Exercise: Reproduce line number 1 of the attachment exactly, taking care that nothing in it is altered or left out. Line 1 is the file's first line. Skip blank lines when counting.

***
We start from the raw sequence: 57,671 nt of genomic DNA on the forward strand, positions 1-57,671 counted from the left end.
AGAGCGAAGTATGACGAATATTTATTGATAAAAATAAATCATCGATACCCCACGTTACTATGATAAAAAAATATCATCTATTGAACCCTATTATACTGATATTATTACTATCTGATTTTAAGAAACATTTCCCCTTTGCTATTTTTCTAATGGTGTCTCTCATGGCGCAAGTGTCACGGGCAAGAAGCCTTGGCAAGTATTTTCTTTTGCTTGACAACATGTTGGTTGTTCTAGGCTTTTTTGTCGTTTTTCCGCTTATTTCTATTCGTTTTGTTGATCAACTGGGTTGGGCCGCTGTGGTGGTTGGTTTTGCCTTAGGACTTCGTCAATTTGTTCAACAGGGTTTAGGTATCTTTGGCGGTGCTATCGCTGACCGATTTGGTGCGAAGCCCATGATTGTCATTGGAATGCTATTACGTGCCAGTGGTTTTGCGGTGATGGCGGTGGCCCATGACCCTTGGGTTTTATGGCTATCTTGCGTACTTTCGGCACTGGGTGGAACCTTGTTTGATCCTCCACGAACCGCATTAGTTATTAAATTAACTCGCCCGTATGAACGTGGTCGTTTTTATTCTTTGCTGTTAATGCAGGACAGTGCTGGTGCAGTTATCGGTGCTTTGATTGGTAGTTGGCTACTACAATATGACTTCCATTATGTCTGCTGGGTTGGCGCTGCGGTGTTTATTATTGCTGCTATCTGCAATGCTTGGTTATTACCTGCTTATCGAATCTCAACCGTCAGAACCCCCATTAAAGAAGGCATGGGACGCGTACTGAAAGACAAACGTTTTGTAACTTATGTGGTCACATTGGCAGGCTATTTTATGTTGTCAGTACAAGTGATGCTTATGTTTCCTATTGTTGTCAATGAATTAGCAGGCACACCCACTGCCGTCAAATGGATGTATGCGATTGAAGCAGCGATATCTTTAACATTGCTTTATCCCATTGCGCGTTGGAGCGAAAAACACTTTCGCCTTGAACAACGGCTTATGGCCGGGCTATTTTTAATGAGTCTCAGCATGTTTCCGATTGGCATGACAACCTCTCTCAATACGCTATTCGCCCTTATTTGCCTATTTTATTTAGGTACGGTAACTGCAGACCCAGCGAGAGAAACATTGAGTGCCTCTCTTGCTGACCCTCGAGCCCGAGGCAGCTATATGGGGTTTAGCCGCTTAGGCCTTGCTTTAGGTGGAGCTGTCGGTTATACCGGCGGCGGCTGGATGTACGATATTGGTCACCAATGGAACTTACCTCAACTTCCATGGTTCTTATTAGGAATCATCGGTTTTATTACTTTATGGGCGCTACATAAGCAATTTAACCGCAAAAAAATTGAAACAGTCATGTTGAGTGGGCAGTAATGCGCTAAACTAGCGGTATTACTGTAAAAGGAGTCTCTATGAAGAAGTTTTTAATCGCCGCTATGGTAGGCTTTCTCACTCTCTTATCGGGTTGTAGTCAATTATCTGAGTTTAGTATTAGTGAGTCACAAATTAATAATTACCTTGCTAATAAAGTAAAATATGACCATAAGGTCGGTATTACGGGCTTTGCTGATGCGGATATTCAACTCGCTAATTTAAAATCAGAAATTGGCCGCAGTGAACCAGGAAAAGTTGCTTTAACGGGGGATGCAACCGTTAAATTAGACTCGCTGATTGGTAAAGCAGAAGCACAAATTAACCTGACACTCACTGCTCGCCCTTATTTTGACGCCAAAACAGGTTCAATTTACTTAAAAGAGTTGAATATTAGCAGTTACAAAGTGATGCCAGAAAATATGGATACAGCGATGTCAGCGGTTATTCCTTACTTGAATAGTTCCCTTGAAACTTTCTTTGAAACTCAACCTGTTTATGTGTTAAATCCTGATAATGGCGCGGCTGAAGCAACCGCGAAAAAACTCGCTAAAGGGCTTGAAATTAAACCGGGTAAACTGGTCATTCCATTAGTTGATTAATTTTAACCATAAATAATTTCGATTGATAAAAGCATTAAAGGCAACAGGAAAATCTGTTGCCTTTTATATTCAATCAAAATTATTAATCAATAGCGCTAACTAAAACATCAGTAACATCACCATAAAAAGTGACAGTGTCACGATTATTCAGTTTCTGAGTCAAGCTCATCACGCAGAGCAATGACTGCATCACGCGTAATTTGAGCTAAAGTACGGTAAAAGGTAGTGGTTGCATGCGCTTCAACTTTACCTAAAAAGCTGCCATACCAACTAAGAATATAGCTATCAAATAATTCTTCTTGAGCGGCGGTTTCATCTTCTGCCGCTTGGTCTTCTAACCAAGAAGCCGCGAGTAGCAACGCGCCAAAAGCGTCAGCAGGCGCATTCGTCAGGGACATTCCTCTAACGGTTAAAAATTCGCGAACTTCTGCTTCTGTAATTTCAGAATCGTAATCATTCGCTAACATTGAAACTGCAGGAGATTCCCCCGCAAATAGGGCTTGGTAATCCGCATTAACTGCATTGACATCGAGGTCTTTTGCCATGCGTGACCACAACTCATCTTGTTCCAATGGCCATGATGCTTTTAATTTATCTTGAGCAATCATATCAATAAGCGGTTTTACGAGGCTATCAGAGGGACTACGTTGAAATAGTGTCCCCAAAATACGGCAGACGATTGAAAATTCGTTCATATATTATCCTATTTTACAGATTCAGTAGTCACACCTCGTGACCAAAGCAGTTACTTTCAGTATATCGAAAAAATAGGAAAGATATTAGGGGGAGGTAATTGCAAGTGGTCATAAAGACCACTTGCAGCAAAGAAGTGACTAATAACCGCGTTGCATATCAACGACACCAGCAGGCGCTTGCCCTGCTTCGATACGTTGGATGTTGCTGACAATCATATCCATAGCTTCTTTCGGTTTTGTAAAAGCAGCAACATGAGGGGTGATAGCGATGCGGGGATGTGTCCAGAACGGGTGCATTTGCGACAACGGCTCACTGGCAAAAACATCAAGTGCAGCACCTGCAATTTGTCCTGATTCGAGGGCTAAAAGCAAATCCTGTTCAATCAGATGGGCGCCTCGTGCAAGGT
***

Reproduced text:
We start from the raw sequence: 57,671 nt of genomic DNA on the forward strand, positions 1-57,671 counted from the left end.